The Vatican recently released a report on the increasingly dire problem for the church of the lack of men willing to pursue a priestly vocation. The reports conclusion is that the fault lies everywhere but within the church and its official policies regarding priesthood.
The sexual abuse scandal has tarnished the image of the priest and contributed to a crisis of priestly vocations in the Roman Catholic Church, the Vatican said on June 25, while also faulting a widespread “secularized mentality” and parents' ambition for their children, which leaves “little space to the possibility of a call to a special vocation.” ...
The document says candidates to the priesthood shouldn't be accepted if they show “signs of being profoundly fragile personalities,” and says future priests should learn the “importance” of their future commitments, “in particular with regard to celibacy.”
The guidelines acknowledge that “in many places the choice of celibacy is questioned” and say that such “erroneous opinions within the church” are responsible for a “lack of appreciation” for those who make the choice to remain celibate.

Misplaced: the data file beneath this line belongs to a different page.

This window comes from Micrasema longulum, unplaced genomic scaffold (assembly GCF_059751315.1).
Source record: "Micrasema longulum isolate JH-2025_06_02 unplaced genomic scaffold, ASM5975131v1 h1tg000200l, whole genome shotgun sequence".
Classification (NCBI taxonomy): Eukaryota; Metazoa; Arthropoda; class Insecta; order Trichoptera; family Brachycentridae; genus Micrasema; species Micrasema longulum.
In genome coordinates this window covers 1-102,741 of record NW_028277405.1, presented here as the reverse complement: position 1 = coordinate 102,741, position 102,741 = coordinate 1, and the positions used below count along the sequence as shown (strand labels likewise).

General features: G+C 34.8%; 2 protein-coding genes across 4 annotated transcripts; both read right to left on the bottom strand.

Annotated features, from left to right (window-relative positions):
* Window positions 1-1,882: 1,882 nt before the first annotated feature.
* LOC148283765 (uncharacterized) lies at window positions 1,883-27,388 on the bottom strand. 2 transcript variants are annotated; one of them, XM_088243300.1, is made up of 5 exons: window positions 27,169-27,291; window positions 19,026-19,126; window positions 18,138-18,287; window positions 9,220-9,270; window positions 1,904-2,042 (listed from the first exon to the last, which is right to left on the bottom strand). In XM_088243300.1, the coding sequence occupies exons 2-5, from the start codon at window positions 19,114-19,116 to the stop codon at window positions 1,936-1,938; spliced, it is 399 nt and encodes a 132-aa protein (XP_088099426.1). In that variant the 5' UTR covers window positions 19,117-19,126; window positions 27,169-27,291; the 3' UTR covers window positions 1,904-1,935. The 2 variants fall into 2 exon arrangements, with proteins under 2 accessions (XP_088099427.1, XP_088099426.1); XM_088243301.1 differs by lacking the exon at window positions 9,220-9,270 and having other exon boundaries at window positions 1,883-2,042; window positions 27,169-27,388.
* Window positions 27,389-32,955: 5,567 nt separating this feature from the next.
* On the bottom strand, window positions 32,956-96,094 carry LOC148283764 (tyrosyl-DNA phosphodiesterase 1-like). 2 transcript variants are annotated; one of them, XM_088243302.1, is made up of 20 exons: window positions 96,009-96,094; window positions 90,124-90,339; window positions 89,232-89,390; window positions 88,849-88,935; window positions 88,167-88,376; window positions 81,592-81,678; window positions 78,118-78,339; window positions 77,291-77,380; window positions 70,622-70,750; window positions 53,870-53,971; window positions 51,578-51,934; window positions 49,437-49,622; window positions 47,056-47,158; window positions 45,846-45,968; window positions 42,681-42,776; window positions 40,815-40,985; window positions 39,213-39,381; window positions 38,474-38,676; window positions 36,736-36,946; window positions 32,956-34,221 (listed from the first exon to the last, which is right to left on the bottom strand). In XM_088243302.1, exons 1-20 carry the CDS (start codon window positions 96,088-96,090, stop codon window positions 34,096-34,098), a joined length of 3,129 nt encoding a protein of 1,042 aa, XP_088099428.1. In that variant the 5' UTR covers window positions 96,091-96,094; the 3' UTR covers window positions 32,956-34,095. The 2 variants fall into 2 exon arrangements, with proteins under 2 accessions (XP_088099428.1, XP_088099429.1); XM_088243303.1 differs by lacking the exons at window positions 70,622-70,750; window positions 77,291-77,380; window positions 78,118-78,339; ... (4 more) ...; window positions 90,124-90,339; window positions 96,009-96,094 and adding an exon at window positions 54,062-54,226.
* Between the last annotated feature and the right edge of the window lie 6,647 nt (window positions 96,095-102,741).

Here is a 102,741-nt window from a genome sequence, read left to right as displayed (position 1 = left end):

In fact, Western culture, with its “indifference to the Christian faith,” is “unable to understand the value of vocations to a special consecration.”
While, according to the story linked above, there is an acknowledgement that the abuse scandal has played a role in the decline of vocations, it ignores and in fact denies the relevance of the central issue of priestly celibacy. Is there any doubt that there are many, many men who would happily pursue the Catholic priesthood if they were allowed at least the option of marrying? There is no reason that within the Catholic Church celibacy couldn't remain as an option for some, perhaps even a requirement for elevation to Bishop, as in the Orthodox churches. But clearly celibacy is and will remain a lingering and unresolved issue within the church.